Need for Low-Cost Retiree Housing is Urgent
San Francisco is caught in the vortex of two powerful forces: a fast-growing retiree population and rising rents.
Residents over 60 are expected to make up a fourth of the city’s residents by 2030, according to this video project for The San Francisco Standard by Chris Chang, a student in the University of California, Berkeley’s graduate journalism school.
And San Francisco rents, after collapsing during the pandemic as people left the city, are on the rise again. A one-bedroom apartment is going for $3,100 per month – second only to New York City – despite a rent control policy that limits annual rent increases.
A San Francisco retiree with an unusually onerous rent burden is Shao Yan-Zhen, whom Chang interviewed for the video. The rent soaks up nearly 70 percent of her and her husband’s modest retirement monthly income. They have been on a waiting list for a federally subsidized apartment for two decades and are among the two-thirds of retirees nationwide who qualify for the assistance but can’t get it due largely to a shortage of rental housing.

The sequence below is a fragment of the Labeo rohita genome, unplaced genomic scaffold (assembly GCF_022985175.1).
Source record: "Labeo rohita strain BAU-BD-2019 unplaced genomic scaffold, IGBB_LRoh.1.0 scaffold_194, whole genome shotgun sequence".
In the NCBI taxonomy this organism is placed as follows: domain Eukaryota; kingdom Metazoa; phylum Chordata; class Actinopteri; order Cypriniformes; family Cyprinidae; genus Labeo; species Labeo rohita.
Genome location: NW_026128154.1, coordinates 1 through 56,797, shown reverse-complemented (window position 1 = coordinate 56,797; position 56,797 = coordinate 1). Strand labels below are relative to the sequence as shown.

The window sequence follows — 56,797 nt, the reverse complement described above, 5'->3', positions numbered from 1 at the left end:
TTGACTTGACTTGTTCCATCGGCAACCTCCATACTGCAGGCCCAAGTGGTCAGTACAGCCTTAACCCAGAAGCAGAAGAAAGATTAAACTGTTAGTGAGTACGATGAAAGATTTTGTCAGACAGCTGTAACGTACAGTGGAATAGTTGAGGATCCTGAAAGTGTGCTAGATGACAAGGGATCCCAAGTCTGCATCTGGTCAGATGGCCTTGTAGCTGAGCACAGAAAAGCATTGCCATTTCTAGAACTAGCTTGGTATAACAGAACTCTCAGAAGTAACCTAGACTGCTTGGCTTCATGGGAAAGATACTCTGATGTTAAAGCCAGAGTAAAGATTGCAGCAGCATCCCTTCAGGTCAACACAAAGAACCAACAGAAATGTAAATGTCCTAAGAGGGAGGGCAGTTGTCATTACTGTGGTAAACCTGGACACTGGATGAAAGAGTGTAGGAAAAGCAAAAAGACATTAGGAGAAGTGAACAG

San Francisco, which has made some efforts to expand its housing supply, is an extreme example of how difficult it can be to make a dent in a national crisis that is stretching many retirees almost to the breaking point.
Some 10 million retired households are paying more than a third of their income on housing, Jennifer Molinsky of Harvard’s housing center recently told the Senate banking committee. Financial experts consider housing to be affordable if the rent is less than a third of the tenant’s income.
The need for affordable options for retirees is “urgent,” Molinsky said. “Without concerted action, we are on track for even graver deficiencies.”
Chang makes the case that it’s already grave enough.
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